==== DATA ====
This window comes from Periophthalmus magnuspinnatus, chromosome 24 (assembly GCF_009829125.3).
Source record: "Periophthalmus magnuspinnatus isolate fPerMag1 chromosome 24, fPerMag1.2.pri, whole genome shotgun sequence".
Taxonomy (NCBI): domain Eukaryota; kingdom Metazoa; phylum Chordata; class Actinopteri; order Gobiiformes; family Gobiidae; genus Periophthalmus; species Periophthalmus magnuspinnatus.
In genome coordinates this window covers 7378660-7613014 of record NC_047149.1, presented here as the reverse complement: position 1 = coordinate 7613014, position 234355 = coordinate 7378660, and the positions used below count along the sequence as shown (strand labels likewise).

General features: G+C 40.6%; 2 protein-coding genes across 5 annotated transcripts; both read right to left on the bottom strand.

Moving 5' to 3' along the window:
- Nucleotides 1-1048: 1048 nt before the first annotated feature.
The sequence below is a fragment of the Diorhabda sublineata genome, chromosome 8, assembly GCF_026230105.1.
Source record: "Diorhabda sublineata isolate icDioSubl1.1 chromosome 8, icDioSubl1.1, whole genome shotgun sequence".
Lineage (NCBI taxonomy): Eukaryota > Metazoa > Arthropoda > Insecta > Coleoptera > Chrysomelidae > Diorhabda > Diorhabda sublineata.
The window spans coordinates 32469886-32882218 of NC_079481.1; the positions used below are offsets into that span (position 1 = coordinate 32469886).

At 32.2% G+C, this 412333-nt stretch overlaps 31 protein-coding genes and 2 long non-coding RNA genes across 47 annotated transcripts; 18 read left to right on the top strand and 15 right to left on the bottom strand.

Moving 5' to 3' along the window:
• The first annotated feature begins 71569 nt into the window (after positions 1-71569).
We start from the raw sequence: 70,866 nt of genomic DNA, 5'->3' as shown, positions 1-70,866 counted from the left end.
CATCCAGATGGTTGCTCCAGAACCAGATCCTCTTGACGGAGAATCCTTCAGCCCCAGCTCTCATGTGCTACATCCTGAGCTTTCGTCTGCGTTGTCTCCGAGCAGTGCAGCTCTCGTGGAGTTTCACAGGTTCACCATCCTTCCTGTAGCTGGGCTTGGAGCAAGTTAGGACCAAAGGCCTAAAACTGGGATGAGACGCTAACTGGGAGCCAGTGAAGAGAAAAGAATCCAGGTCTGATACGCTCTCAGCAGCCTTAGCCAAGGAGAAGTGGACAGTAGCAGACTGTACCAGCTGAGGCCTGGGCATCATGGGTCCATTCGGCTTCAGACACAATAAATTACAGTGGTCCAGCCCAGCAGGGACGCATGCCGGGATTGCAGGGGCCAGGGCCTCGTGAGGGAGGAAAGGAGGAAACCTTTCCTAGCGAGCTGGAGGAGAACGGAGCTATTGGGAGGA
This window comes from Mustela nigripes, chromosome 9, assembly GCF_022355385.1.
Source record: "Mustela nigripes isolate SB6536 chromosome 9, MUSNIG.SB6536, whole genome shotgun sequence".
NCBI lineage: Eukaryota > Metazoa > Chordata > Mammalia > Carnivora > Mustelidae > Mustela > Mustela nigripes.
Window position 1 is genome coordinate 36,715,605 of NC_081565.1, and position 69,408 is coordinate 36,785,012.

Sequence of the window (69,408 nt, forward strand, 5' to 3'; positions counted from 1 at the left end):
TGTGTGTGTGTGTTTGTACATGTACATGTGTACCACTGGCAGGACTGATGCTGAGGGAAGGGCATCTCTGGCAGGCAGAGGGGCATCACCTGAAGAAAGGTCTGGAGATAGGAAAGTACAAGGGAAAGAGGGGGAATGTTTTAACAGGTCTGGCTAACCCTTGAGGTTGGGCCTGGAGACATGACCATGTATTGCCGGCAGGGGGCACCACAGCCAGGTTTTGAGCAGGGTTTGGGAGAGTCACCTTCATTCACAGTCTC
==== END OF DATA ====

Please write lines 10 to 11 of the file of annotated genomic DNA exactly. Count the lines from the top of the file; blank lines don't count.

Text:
Lineage (NCBI taxonomy): Eukaryota > Metazoa > Arthropoda > Insecta > Coleoptera > Chrysomelidae > Diorhabda > Diorhabda sublineata.
The window spans coordinates 32469886-32882218 of NC_079481.1; the positions used below are offsets into that span (position 1 = coordinate 32469886).